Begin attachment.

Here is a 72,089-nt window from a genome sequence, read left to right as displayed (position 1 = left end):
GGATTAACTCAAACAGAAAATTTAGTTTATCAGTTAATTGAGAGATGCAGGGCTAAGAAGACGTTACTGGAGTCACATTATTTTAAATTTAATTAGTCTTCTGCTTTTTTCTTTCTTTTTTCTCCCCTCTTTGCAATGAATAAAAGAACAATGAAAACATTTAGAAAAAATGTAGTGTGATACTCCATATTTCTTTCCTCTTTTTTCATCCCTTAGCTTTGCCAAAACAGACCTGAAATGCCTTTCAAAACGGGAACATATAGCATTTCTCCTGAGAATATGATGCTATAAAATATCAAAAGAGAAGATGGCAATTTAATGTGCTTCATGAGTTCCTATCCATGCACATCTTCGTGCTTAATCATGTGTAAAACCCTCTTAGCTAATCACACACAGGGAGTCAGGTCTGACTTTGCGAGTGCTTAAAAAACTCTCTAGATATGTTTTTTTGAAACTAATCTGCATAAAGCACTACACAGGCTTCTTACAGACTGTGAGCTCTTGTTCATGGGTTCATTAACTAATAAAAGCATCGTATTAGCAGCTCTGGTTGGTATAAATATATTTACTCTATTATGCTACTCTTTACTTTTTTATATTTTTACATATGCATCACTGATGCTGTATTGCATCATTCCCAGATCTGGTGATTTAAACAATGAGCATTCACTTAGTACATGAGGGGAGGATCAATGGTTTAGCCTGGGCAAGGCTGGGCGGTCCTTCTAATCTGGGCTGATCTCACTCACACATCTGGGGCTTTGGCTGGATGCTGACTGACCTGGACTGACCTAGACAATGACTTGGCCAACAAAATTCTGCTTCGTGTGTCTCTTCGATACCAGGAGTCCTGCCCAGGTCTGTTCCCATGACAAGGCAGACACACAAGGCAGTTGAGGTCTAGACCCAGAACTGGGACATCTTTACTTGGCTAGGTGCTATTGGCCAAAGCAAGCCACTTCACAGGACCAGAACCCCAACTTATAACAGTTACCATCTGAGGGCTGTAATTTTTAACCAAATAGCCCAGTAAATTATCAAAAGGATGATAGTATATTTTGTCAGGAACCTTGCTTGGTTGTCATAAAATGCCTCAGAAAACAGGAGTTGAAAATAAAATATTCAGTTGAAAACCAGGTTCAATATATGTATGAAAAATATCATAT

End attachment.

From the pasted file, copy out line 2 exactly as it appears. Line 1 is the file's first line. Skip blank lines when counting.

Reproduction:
GGATTAACTCAAACAGAAAATTTAGTTTATCAGTTAATTGAGAGATGCAGGGCTAAGAAGACGTTACTGGAGTCACATTATTTTAAATTTAATTAGTCTTCTGCTTTTTTCTTTCTTTTTTCTCCCCTCTTTGCAATGAATAAAAGAACAATGAAAACATTTAGAAAAAATGTAGTGTGATACTCCATATTTCTTTCCTCTTTTTTCATCCCTTAGCTTTGCCAAAACAGACCTGAAATGCCTTTCAAAACGGGAACATATAGCATTTCTCCTGAGAATATGATGCTATAAAATATCAAAAGAGAAGATGGCAATTTAATGTGCTTCATGAGTTCCTATCCATGCACATCTTCGTGCTTAATCATGTGTAAAACCCTCTTAGCTAATCACACACAGGGAGTCAGGTCTGACTTTGCGAGTGCTTAAAAAACTCTCTAGATATGTTTTTTTGAAACTAATCTGCATAAAGCACTACACAGGCTTCTTACAGACTGTGAGCTCTTGTTCATGGGTTCATTAACTAATAAAAGCATCGTATTAGCAGCTCTGGTTGGTATAAATATATTTACTCTATTATGCTACTCTTTACTTTTTTATATTTTTACATATGCATCACTGATGCTGTATTGCATCATTCCCAGATCTGGTGATTTAAACAATGAGCATTCACTTAGTACATGAGGGGAGGATCAATGGTTTAGCCTGGGCAAGGCTGGGCGGTCCTTCTAATCTGGGCTGATCTCACTCACACATCTGGGGCTTTGGCTGGATGCTGACTGACCTGGACTGACCTAGACAATGACTTGGCCAACAAAATTCTGCTTCGTGTGTCTCTTCGATACCAGGAGTCCTGCCCAGGTCTGTTCCCATGACAAGGCAGACACACAAGGCAGTTGAGGTCTAGACCCAGAACTGGGACATCTTTACTTGGCTAGGTGCTATTGGCCAAAGCAAGCCACTTCACAGGACCAGAACCCCAACTTATAACAGTTACCATCTGAGGGCTGTAATTTTTAACCAAATAGCCCAGTAAATTATCAAAAGGATGATAGTATATTTTGTCAGGAACCTTGCTTGGTTGTCATAAAATGCCTCAGAAAACAGGAGTTGAAAATAAAATATTCAGTTGAAAACCAGGTTCAATATATGTATGAAAAATATCATAT